February 17th sees the release of a sequel to one of Marvel Comics’ more modest successes in film - Ghost Rider: Spirit of Vengeance, directed by hyperactive filmmakers Mark Neveldine and Brian Taylor. Though it was poorly received when released in 2007, the first Ghost Rider made enough of a profit for a sequel to go ahead. Angry Europeans like Lars Von Trier and Gaspar Noe aside, few modern filmmakers have split people in these crazy times as much as the directing duo of Neveldine/Taylor. If you don’t know these two filmmakers very well then you will know their influence. Their films consist of loud, over the top narratives often with a very near the line lurid sensibility. You may love them or hate them but you can’t deny that they set out to actually make you feel something whilst watching their films, whether that is disgusted or exhilarated is down to the individual. Without their particular brand of crazy gonzo trashy action movie then it’s possible we would never have seen films like Shoot ‘Em Up, Hobo with a Shotgun or Drive Angry. Not that these films were directly influenced by the Neveldine/Taylor ‘style’ but without the success of the first Crank then maybe the green light wouldn’t have been forthcoming for these movies which are more ‘out there’ than most.
What might surprise you is where these two got their start in the industry. Mark Neveldine majored in psychology and drama at college and was an award-winning actor and director of about twenty five off Broadway plays. He then became a director of photography for some documentaries, music videos and commercials. Brian Taylor’s background is more indicative of the types of films he would eventually be known for making. Taylor spent a good deal of his young life as a touring punk guitarist, journalist and musician before stumbling his way into film working as a director of photography on shorts and independent features. The pair of them teamed up to direct the low budget surreal adventure The Keys aka No Dirham, No Disco. On the set of this film is where the duo invented the ‘roller dolly’, a technique similar to Sam Raimi’s ram-o-cam where one of them would don roller skates whilst holding the camera and risking life and limb to put you the viewer right into the action.
The pair then moved on to shooting a documentary before going home and being snapped up by Radical Media to work on commercials and music videos. The two of them directed award-winning commercials for Nike and KFC before going full tilt armed with their roller skates and buckets of red bull into their first feature, Crank. We think it’s fair to say that the duo have not quite lived up to the promise they displayed with Crank thus far, but this could all change with the release of Ghost Rider: Spirit of Vengeance. What better time then to look back on their career so far…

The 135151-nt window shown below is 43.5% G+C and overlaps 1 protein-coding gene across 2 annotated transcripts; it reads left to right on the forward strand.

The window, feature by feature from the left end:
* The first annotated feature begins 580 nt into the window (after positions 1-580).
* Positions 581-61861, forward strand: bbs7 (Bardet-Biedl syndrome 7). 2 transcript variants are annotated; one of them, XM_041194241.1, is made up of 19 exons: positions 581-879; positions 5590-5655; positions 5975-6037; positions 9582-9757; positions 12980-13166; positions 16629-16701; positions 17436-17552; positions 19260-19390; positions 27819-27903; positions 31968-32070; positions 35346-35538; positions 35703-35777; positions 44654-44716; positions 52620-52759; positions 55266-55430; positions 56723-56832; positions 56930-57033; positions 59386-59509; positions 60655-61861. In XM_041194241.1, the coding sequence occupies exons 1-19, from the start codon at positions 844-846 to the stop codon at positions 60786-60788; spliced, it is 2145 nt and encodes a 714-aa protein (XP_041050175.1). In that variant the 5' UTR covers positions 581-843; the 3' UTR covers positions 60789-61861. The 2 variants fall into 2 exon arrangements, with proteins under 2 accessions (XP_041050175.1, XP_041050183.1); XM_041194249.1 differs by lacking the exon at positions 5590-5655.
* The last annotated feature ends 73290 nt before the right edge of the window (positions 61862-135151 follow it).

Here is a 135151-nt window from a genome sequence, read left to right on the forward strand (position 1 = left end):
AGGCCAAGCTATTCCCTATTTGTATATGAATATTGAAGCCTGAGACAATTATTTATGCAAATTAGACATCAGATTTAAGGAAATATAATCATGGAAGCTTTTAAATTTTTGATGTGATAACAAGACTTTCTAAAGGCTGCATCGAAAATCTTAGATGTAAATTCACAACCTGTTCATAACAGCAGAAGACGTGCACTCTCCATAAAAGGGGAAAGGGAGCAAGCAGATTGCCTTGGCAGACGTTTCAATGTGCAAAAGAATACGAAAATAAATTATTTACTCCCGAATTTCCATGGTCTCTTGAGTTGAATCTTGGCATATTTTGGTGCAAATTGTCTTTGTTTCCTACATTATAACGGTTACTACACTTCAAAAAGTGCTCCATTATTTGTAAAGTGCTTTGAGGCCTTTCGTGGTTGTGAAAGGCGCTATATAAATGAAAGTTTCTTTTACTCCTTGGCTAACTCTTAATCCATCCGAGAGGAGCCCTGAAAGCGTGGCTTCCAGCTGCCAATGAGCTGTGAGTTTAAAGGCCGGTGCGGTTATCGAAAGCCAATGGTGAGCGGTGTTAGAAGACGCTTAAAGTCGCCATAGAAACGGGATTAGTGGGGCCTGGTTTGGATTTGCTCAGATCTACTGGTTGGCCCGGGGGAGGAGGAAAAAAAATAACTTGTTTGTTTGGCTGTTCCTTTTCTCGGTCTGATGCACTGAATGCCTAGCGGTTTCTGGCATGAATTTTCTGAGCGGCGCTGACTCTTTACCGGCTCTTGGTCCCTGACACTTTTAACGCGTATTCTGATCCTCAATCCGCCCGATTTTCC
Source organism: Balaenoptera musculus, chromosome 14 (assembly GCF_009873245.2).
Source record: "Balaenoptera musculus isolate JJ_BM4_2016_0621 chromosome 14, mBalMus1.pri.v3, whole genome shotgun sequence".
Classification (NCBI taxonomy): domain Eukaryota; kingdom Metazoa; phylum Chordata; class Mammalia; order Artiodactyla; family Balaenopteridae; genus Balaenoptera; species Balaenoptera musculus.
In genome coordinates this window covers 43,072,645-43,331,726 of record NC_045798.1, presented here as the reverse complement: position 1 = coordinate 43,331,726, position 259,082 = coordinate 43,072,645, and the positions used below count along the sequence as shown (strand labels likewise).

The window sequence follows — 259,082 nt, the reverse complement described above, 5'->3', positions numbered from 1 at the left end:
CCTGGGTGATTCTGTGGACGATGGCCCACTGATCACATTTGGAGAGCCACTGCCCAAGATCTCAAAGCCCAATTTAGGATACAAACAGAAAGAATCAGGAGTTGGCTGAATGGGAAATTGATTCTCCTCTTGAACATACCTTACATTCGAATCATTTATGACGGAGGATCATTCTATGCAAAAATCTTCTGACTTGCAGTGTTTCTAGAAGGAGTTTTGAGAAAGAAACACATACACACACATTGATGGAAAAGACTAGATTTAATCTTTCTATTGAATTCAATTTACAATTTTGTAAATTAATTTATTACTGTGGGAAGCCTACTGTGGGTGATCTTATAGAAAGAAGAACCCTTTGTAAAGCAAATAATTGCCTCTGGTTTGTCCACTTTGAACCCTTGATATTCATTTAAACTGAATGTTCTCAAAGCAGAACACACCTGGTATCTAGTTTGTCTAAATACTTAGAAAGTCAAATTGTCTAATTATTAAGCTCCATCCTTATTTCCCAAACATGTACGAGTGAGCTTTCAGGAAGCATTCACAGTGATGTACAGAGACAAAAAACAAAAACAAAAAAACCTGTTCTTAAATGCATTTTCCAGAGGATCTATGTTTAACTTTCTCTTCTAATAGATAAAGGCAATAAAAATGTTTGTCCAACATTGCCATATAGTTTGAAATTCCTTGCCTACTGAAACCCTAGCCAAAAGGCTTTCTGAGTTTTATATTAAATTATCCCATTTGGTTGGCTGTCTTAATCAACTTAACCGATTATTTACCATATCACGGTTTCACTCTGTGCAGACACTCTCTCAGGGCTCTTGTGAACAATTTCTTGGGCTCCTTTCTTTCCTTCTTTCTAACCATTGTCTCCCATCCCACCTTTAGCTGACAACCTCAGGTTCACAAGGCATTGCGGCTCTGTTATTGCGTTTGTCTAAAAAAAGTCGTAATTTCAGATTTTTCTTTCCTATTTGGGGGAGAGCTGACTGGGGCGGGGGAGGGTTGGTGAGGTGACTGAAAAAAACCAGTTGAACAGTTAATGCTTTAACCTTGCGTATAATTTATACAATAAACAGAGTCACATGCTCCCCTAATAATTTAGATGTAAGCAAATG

Crank is quite simply like nothing else that had been seen up to this point, some people will point to Wayne Kramer’s equally nuts Running Scared earlier in the year as the kick off point for the gonzo action movie but Crank is where it was really noticed. The story is a simple one evoking the classic noir DOA, the execution is anything but classic. Chev Chelios (Jason Statham) is a hitman who has been injected with a poison by the triads that will kill him unless he can keep his heart rate and adrenaline pumping. Based on this premise Neveldine and Taylor throw every single adrenaline pumping situation they can think of at the story. Chelios indulges in constant violence, drug abuse, energy drinks and public sex in order to keep his adrenaline up. All of this is shot in HD in weird angles that evoke both video games as well as the ‘60s Batman TV series. Jason Statham has a whale of a time not trying to act but just being relaxed and himself because he knows how ridiculous the whole thing is and arguably it results in his best work. If you go with it then you will have a damn good time, if you are more inclined to watch films like The English Patient then you will be entering a world of pain. The movie is best enjoyed with a whole bottle of Mountain Dew and some Skittles to really get into the spirit of the thing. In 2006 amongst films like The Black Dahlia, Children of Men and Clerks 2, Crank blasted its way into cinemas and did 42 million worldwide. Not much money in the scheme of things but working of a 12 million budget it was considered a success. Neveldine/Taylor had arrived..
Neveldine and Taylor stepped away from behind the camera for this 2007 thriller, choosing to write and produce while newcomer Marc Schloermann directed. The story concerns a promising medical student played by Heroes star Milo Ventimalgia who gets involved in a dangerous after hours game played by his colleagues regarding who can commit the perfect murder using their medical knowledge. The film feels every bit as lurid and edgy as the other films that Neveldine/Taylor have been involved in but without the duo’s energy behind the camera it feels flat and lacks purpose. The film never really had the backing that Crank did and had a limited release of both sides of the Atlantic. Even now it is Schloermann’s only feature credit.